The Surprising Difficulty With Online Social Media

I find it both sad and funny that many web companies are now offering to create Social Networking pages for their clients. While Social Media pages such as Facebook and LinkedIn are good to have (heck, we’ve been creating these for our clients for awhile now), the problem is not that our clients can’t create them — it’s that they cannot manage them. The end result is that the client has a Social Networking page, but it’s useless because nobody from the client’s side has the time or knowledge to add events, photos, links, etc. When this occurs, nobody wins. The client isn’t happy. Their customers think the client doesn’t care. And the vendor simply says that they did what they promised.

We know better.

Last year, we created for our clients a variety of online tools, including Social Networking pages, E-Blasting modules, custom created blogs, CRM systems, etc. We devoted no less than two half-day sessions for hands-on training so that all who worked with the tools would be comfortable. Yet even with great tools and a great education, our clients were not actively managing the pages or sending out eblasts.

The problem wasn’t that they didn’t want to work with the tools or couldn’t, but rather that the responsibilites were foreign to them. These people charged with creating content and running the program were mostly sales people. They were used to selling face to face. Asking them to write blogs and eblasts, or to manage a Facebook page put them outside their comfort zones. Indeed, not many people are comfortable right off the bat with cropping and resizing images, writing catchy headlines for eblasts, or even writing long form content for blogs. Sales people want to sell. They want the leads brought to them because they do their best in front of people. They know little about how to generate the leads, other than through phone calls. So this reaction really shouldn’t have been a surprise to anyone.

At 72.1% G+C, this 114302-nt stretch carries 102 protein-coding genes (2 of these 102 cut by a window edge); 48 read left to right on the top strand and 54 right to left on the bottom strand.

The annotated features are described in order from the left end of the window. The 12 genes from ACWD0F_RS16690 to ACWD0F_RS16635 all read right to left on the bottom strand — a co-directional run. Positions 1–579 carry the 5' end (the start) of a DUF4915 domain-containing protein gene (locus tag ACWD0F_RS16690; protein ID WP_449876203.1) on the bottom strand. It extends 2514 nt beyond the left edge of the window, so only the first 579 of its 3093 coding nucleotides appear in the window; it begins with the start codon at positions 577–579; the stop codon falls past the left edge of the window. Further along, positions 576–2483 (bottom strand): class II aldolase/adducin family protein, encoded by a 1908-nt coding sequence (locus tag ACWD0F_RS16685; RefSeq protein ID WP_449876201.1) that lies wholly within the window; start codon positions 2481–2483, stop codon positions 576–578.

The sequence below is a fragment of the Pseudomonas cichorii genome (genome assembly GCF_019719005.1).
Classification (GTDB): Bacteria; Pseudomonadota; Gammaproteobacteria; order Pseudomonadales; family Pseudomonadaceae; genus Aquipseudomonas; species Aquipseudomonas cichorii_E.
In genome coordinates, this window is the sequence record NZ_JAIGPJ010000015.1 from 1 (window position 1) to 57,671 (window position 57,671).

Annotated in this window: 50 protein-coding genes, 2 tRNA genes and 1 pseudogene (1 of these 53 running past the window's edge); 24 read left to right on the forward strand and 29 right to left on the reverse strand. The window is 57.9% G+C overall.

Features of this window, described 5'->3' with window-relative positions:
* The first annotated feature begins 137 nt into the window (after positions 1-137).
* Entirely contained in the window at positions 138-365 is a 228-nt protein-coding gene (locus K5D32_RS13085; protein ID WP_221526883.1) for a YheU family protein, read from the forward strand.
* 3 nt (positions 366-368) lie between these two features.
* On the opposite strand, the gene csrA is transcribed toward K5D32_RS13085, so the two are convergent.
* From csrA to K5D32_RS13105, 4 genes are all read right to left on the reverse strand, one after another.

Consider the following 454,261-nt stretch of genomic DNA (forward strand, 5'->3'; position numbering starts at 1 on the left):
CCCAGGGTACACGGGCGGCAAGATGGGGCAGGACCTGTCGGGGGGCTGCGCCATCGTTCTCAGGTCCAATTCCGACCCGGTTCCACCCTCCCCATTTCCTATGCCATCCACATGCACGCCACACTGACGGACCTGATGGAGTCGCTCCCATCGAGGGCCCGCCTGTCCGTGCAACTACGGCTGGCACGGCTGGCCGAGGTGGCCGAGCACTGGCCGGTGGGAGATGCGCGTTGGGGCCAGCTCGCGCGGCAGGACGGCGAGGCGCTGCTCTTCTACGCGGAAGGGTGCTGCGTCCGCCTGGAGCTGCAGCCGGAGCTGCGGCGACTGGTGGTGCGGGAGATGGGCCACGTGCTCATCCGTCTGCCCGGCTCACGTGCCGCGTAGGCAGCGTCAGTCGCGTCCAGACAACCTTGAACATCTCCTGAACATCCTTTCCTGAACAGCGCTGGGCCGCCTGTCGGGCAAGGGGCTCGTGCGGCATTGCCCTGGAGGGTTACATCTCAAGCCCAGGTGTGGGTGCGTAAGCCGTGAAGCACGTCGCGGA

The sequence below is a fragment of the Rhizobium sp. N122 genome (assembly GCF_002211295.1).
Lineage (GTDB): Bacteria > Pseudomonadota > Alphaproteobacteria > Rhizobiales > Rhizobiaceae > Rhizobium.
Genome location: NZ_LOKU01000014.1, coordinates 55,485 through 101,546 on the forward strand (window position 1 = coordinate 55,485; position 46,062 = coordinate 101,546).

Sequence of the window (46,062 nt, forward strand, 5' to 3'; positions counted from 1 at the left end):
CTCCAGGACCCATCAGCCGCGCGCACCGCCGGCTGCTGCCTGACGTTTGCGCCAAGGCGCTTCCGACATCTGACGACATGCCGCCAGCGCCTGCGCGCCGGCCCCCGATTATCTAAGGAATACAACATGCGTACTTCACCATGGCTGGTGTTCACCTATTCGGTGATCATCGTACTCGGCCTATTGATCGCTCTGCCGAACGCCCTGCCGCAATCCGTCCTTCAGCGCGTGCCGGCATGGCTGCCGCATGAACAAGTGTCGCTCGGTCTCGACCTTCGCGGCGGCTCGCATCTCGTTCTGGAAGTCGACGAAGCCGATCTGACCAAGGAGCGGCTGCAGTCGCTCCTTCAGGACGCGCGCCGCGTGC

So why are companies selling this service, where they simply create the page and leave it to the client to manage? Likely because the vendor isn’t too familiar with how it works, or they are unfamiliar with how your company works.

We didn’t make that mistake. That is why in addition to effectively building Social Media pages, we also manage them for our clients by adding events, photos, stories, and links. We write and publish the blogs, write and manage the distribution of the eblasts. All with the client having final approval on everything.

Plus, we track everything we do online by inserting coded links into our writing. By doing this, we’re able to show CFOs that our work generated X number of appointments, X number of people to the website, or even X number of buyers. We create and present a report on all our activity in all online media at least once every month.

The point here is that starting a Social Networking page for your company is not a task to take lightly. Yes, it can be built rather easily. But the real key is that it must be maintained — and that’s not so easy. So if in doubt, talk to someone who knows how it works and how it can work for you.